From Germany, the economy grew by 1.6% in the 2nd quarter, coming in ahead of a forecasted 1.5%. Year-on-year, the economy grew by 9.8%. Year-on-year, the economy had contracted by 3.4% in the previous quarter.

While the GDP numbers were upbeat, business and consumer sentiment disappointed.

Germany’s IFO Business Climate Index fell from 100.7 to 99.4, with the GfK Consumer Climate Indicator falling from -0.40 to -1.20.

For the week, the EUR rose by 0.83% to $1.1795. In the week prior, the EUR had fallen by 0.84% to $1.1698.

The CAC40 rose by 0.84%, with the DAX30 and the EuroStoxx600 ending the week with gains of 0.28% and 0.76% respectively.

For the Loonie

It was a quiet week on the economic data front, with RMPI numbers for July the key stat of the week.

In July, the RMPI, increased by 2.2%, month-on-month. The RMPI had risen by 3.90% in June.

Adding to the upside for the Loonie in the week was a sharp rebound in crude oil prices. FED Chair Powell’s outlook also put monetary policy divergence in favor of the Loonie.

In the week ending 27th August, the Loonie rose by 1.57% to C$1.2620. In the week prior, the Loonie had fallen by 2.45% to C$1.2821.

Elsewhere

It was a bullish week for the Aussie Dollar and the Kiwi Dollar.

The Aussie Dollar rallied by 2.52% to $0.0.7312, with the Kiwi Dollar ending the week up by 2.57% to $0.7011.

For the Aussie Dollar

Private new capex and retail sales figures were the key stats of the week.

In the 2nd quarter, private new CAPEX rose by 4.4% following a 6.0% increase in the previous quarter.

On the negative, however, was a 2.7% slide in retail sales in July. In June, retail sales had fallen by 1.8%. COVID-19 lockdown measures weighed on consumption in July, limiting the impact on the Aussie Dollar.

For the Kiwi Dollar

It was a relatively busy week, with retail sales and trade data in focus.

Retail sales figures for the 2nd quarter impressed, with retail sales up 3.2% and core retail sales up 3.4%. In the previous quarter, retail sales had been up 2.8%, with core retail sales up 3.2%.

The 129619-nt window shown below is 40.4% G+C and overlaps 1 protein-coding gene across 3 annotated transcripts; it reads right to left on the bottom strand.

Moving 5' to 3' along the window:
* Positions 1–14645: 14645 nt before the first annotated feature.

On the negative, however, were trade figures for July. Month-on-month, the trade balance fell from a NZ$245m surplus to a NZ$402m deficit.

Year-on-year, the deficit widened from NZ$280m to NZ$1,100m. While the headline figure was negative, a more marked increase in imports, supported by strong demand, impacted the trade balances.

For the Japanese Yen

It was a relatively quiet week.

Private sector PMIs and Tokyo inflation figures were in focus.

PMI numbers disappointed, with the services PMI falling from 47.4 to 43.5. The manufacturing PMI saw a more modest decline from 53.0 to 52.4.

On the inflation front, Tokyo core consumer prices remained unchanged in August, year-on-year. In July, core consumer prices had fallen by 0.5%. The numbers had a muted impact on the Yen, however.

The Japanese Yen fell by 0.05% to ¥109.84 against the U.S Dollar. In the week prior, the Yen had fallen by 0.17% to ¥109.78.

Out of China

There were no major stats from China to influence the markets in the week.

In the week ending 27th August, the Chinese Yuan rose by 0.45% to CNY6.4720. In the week prior, the Yuan had ended the week down by 0.37% to CNY6.5015.

The CSI300 and the Hang Seng ended the week up by 1.21% and by 2.25% respectively.